PORTLAND, Ore. — An Oregon man who stripped nude at Portland’s airport security to protest what he saw as invasive measures was found not guilty of indecent exposure.
Multnomah County Circuit Court Judge David Rees ruled today that John Brennan’s act was one of protest and therefore, protected speech.
Multnomah County Deputy District Attorney Joel Petersen argued that Brennan’s strip-down was an act of indecent exposure.
“I was aware of the irony of removing my clothes to protect my privacy,” Brennan said today from the witness stand.
On April 17, Brennan arrived at the airport intending to take a business trip to San Jose, Calif. He works with groups in Silicon Valley and flies out of Portland International Airport about once a month.
When he reached the gate, he declined to go through the airport’s body scanners, instead choosing the alternative metal detector and body pat-down. After the pat-down, Transportation Security Administration officer Steven Van Gordon detected nitrates on the gloves he used to check Brennan.
“For me, time slowed down,” Brennan said. “I thought about nitrates and I thought about the Oklahoma City bombing.”
Brennan said before his trial that after months of angst every time he went through security, the nitrate detection was the final straw for him, a wordless accusation that he was a terrorist.
So he took off all his clothes.
A TSA agent stacked plastic crates high onto several carts and positioned them around Brennan. Port of Portland police arrested Brennan and took him to the Multnomah County Jail.
Brennan, 50, demanded a jury trial in early May, but was turned down.
Brennan insists he didn’t come to the airport intending to protest. He had called the Port of Portland — which operates the airport — a year earlier to ask whether Oregon’s rules involving nudity applied at the airport. Brennan said he was told that they did. Brennan said in court that he asked because he had considered nudity as an act of protest but hadn’t found cause to strip down.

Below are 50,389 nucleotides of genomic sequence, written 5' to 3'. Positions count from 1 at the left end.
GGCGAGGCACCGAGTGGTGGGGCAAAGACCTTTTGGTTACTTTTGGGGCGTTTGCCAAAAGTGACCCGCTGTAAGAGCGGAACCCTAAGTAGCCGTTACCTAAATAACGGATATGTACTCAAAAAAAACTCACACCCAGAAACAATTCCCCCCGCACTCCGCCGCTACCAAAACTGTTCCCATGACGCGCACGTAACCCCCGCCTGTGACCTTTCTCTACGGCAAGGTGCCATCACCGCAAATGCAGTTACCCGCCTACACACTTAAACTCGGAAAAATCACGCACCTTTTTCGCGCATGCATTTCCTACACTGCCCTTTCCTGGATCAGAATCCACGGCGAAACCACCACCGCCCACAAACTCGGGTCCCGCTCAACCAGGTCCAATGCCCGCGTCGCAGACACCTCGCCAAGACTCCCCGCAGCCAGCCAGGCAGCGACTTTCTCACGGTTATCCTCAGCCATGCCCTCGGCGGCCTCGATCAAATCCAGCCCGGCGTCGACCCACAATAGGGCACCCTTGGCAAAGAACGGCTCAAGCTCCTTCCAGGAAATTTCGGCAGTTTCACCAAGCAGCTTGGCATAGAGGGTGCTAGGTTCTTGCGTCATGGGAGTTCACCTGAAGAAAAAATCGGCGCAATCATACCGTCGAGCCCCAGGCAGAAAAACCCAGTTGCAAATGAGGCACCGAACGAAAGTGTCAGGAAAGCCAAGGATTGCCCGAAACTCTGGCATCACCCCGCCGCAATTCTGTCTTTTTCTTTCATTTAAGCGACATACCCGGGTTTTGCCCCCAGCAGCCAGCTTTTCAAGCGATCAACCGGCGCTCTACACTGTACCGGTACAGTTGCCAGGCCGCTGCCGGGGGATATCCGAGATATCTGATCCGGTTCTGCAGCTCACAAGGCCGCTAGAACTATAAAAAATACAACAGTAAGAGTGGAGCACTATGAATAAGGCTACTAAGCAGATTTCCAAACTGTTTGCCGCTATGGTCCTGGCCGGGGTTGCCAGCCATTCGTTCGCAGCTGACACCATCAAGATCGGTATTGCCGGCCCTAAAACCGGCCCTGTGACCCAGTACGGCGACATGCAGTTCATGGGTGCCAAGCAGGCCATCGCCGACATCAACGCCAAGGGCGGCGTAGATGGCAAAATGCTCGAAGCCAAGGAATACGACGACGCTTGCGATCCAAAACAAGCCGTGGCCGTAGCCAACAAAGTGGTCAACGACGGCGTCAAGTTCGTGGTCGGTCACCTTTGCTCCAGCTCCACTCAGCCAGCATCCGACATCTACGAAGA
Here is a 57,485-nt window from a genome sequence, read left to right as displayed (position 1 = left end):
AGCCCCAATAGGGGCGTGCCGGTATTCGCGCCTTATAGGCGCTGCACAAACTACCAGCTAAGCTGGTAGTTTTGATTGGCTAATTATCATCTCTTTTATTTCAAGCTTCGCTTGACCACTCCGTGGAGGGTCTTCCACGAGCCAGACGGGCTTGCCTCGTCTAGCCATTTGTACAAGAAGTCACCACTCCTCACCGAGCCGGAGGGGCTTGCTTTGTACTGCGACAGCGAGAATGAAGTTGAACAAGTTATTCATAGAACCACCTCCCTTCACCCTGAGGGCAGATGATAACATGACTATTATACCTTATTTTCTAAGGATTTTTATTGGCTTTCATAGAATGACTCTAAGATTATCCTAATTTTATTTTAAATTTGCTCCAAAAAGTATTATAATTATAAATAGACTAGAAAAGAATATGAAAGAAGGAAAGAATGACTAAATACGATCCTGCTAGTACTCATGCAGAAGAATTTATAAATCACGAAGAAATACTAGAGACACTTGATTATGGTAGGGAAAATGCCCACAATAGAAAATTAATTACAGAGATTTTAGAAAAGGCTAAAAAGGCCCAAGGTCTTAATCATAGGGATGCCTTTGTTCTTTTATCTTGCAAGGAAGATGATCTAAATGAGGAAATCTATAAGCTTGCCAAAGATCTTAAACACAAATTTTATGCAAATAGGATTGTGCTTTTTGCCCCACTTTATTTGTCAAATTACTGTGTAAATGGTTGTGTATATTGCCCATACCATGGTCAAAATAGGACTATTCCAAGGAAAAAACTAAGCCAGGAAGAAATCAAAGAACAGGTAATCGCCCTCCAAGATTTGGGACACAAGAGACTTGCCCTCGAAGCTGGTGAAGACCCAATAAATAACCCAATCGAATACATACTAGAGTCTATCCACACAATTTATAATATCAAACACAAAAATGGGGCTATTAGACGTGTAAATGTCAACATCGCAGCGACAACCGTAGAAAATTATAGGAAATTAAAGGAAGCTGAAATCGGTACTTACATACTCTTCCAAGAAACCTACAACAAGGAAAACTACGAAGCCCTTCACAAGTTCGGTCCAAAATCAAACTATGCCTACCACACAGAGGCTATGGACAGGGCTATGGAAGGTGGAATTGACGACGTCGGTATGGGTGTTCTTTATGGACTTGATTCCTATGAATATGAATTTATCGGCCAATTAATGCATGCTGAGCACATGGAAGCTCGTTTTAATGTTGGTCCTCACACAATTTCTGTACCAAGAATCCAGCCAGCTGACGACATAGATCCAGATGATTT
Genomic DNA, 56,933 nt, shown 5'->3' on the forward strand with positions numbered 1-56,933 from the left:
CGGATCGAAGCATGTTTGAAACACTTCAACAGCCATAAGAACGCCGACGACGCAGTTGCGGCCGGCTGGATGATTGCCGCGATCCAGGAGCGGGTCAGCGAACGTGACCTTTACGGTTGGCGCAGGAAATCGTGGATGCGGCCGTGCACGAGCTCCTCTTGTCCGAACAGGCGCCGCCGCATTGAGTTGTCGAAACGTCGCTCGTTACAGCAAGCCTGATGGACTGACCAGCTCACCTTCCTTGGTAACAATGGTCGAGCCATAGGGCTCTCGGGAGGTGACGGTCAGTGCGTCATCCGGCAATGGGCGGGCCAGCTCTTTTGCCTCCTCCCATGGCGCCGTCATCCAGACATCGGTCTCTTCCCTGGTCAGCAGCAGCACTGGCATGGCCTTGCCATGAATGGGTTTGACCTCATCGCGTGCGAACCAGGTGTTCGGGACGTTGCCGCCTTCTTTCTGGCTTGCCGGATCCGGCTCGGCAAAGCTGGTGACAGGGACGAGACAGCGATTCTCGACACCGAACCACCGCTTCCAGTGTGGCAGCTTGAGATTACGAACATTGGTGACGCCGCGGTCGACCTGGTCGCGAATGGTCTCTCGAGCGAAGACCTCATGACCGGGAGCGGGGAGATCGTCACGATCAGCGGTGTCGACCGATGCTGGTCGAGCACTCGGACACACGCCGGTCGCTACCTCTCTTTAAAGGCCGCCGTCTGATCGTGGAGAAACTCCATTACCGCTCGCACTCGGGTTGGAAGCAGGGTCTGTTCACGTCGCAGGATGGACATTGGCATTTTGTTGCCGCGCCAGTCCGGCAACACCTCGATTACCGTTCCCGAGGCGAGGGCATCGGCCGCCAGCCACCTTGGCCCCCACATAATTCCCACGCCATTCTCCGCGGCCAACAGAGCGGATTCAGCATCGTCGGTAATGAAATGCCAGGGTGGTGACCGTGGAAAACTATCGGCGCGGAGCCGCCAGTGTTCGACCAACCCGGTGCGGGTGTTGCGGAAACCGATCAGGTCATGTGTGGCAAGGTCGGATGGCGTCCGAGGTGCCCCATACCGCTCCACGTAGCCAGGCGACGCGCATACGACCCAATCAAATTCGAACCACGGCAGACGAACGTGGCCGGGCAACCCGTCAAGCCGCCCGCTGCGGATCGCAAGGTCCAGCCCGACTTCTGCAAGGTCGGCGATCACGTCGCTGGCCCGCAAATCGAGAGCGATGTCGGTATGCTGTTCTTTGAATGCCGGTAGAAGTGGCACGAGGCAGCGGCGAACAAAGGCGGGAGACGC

The law says that naked people are only breaking the law if they’re having sex in public or got undressed “with the intent of arousing the sexual desire” of another person.
But if Brennan truly was acting in protest, Petersen asked, then couldn’t anyone who is arrested while naked make the same claim?
“Any person naked for any purpose will be able to say it was protected speech,” Petersen said.
Portland would be an interesting test case for such a question. After all, this is the city with the World Naked Bike Ride, before which police simply send out a light admonition to “all riders at least wear a helmet and shoes.”
As Brennan left the stand Wednesday, he said that his protest was also intended to give the TSA an idea of the effect its policies had on travelers, especially the body-scanners that produce images of passengers without clothes on.
“I wanted to show them it’s a two-way street,” he said. “I don’t like a naked picture of me being available.”